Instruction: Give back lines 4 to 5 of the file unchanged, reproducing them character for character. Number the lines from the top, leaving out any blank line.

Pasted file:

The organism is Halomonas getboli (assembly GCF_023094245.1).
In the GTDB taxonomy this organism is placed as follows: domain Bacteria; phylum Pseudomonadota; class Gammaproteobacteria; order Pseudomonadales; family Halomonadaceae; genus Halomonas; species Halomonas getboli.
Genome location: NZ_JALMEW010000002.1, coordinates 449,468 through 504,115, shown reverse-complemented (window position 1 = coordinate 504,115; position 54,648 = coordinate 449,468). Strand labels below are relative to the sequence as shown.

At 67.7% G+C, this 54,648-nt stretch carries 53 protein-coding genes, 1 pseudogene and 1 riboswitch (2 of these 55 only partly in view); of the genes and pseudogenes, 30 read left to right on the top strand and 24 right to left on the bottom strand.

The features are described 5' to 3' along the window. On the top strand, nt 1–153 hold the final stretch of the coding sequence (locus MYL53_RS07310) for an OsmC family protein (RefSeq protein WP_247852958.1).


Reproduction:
At 67.7% G+C, this 54,648-nt stretch carries 53 protein-coding genes, 1 pseudogene and 1 riboswitch (2 of these 55 only partly in view); of the genes and pseudogenes, 30 read left to right on the top strand and 24 right to left on the bottom strand.

The features are described 5' to 3' along the window. On the top strand, nt 1–153 hold the final stretch of the coding sequence (locus MYL53_RS07310) for an OsmC family protein (RefSeq protein WP_247852958.1).